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Shadow Over Maha Village After Dalit Man's Suicide; District Has Past of Atrocities Against Dalits

Three men are accused of having beaten the victim and stripped him naked – before he died by suicide – because he participated in a local dance programme.
Illustration: Pariplab Chakraborty

Kopardi (Maharashtra): In Kopardi, accessible through a solitary bus stop named Kuldharan, a sombre scene unfolds. With just 450 households, this drought-prone village stands apart from the main villages of Ahmednagar. Here, tragedy has befallen the family of Vitthal, a 37-year-old Dalit man who worked as a daily wage labourer.

Vitthal’s father sits outside their small home, encircled by a group of police personnel, Dalit rights activists and journalists.

Recent events have cast a shadow over every household in Kopardi, heightening tensions. Police presence is heavy and the area cordoned off – a response to both a recent death and the impending elections.

Vitthal, hailing from the Dalit Buddhist community in Maharashtra’s Ahmednagar district (renamed to Ahilya Nagar in March), died by suicide on May 2. His despair stemmed from an alleged brutal assault by three individuals from the Maratha upper caste.

The three are accused of not only subjecting him to severe beatings but also stripping him naked and confiscating his clothes and mobile phone.

His sole transgression was participating in a dance, an innocent act that due to his Dalit background, became a catalyst for his torment.

Kopardi is home to a mix of Buddhist and Maratha communities among others. The village has a single primary school, the Rehekuri primary school, located near the Rehekuri Blackbuck Sanctuary.

The surrounding area is dotted with farms, each claimed by different communities, including the Buddhists, Marathas and other backward communities.

Most of the SC/ST community in Kopardi are involved in labour work, either on farms or in government-designated projects like the Mahatma Gandhi National Rural Employment Guarantee Act.

The majority of the land in Ahmednagar district is owned by the Marathas, who make up 40% of the district’s population of 4.5 million. In contrast, 21% of the population consists of SCs and STs, many of whom work on the fields owned by the Marathas.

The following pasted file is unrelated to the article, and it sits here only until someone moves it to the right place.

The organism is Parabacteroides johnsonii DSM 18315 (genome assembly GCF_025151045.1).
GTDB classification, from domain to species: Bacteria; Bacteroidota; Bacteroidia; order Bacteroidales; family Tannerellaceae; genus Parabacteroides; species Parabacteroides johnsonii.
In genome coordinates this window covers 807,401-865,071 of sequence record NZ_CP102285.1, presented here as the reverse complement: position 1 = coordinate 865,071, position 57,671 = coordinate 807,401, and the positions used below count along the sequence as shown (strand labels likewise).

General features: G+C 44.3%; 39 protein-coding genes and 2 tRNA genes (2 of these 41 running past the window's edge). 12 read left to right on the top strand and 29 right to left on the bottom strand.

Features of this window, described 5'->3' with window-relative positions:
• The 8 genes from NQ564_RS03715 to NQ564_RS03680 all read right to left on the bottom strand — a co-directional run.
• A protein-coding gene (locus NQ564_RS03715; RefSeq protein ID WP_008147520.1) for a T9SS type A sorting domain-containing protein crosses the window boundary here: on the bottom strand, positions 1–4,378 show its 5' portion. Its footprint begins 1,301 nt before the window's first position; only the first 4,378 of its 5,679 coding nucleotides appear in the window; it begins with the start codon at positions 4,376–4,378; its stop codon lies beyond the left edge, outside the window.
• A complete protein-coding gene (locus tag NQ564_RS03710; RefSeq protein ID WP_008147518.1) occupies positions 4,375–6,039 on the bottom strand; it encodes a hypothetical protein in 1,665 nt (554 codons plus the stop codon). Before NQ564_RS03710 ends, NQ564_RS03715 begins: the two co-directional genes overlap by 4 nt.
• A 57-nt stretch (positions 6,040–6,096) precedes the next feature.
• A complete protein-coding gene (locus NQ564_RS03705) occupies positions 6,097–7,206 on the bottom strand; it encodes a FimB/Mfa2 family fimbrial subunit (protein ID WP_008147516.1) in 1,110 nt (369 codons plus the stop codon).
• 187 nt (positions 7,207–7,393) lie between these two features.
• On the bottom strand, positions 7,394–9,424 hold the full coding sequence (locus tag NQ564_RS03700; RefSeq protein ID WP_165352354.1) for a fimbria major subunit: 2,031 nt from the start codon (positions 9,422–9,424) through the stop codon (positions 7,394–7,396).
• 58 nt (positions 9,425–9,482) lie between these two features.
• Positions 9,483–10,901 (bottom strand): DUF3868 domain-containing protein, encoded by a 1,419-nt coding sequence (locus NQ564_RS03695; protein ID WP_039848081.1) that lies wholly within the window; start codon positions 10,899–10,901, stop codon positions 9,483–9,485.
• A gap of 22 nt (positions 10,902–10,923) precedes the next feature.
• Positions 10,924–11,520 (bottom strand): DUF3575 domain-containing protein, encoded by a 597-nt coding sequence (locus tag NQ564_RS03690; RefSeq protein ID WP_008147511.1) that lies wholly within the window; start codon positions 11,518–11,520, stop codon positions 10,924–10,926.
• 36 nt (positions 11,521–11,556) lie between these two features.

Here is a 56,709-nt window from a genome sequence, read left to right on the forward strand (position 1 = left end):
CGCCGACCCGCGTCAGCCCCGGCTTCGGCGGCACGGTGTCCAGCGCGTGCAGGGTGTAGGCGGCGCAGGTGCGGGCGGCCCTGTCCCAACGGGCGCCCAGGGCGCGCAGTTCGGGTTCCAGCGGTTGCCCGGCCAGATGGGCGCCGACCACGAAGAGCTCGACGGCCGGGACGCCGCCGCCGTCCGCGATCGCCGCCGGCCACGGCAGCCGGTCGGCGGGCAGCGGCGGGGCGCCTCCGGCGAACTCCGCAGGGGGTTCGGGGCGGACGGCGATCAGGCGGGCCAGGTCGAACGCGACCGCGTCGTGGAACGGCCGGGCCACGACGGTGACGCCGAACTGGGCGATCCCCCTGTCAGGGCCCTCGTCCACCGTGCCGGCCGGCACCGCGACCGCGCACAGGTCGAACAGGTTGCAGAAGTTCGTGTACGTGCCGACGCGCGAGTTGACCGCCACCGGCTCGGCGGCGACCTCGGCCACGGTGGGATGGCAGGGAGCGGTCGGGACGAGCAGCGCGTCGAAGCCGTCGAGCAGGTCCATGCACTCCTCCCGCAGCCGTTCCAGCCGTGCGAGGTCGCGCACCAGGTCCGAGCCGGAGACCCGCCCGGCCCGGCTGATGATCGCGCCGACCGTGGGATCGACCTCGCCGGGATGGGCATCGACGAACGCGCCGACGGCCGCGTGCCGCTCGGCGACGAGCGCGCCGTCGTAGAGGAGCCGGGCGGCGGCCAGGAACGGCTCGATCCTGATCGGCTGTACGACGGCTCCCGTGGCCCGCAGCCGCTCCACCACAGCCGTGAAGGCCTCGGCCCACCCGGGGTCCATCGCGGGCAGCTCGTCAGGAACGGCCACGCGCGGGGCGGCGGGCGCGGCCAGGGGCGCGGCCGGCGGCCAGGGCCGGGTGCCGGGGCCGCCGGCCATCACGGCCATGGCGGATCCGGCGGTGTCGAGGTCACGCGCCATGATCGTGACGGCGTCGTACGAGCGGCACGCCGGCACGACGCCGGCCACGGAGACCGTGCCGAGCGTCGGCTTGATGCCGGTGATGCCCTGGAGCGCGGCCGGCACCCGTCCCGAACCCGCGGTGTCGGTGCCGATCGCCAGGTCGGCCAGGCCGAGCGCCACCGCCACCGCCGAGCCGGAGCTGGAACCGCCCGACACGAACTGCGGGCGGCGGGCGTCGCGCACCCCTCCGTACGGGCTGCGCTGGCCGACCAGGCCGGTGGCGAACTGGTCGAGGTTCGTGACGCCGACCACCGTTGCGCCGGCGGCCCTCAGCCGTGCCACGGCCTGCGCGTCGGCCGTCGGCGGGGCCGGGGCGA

Vitthal’s suicide note, where he names the accused in the case. Photo provided by author.

‘How could a Dalit dance amongst us?’

Kantilal Gopal Shinde, a 60-year-old resident of Kopardi belonging to the Dalit community, is Vitthal’s father. He had two sons, of whom Vitthal – Kantilal’s older son, also known as Nitin Kantilal Shinde – lived approximately 200 metres away from his father’s house with his wife Jayshree and their two sons, aged 11 and seven to eight years old.

Kantilal lived with his younger son, Sharad (also known as Shantilal Kantilal Shinde), his wife and their son.

In the police report he filed, Kantilal stated that on May 1, a yatra was organised for Bhairav Nath, followed by cultural events in the village.

The next morning, he was informed by villagers that his elder son had been in a confrontation with the three accused individuals.

According to the villagers, Vitthal was assaulted for dancing in the Tamasha – a traditional Marathi dance form – programme as he belonged to the Dalit community.

Vitthal tried to leave, but the accused intercepted him, took him to the cremation ground in Kopardi, stripped him naked and took away his clothes and phone.

Kantilal says, “When I rushed to his house, I found it empty, and later his wife discovered him hanging from the roof. A handwritten note in his pocket named the accused. It was a day that changed our lives forever.”

Sharad, who is 33 years old and works as a driver, states that Vitthal and his wife used to work as labourers.

He also denies claims in news reports suggesting any relationship between their family and the accused in the 2016 Kopardi rape case – where a 14-year-old Maratha girl was raped and murdered by three people – stating them to be untrue.

He mentioned the possibility of more people being involved in Vitthal’s humiliation, prompting the police to search for CCTV footage for further evidence.

Karjat police apprehend three accused in case; probe ongoing

Authorities from the Karjat police station have apprehended all three men allegedly involved in the case.

Dinesh alias Banti Babasaheb Sudrik, Swapnil Baban Sudrik, and Vaibhav Madhukar Sudrik have been arrested and charged under the Scheduled Castes and Scheduled Tribes (Prevention of Atrocities) Act. They have been remanded to judicial custody.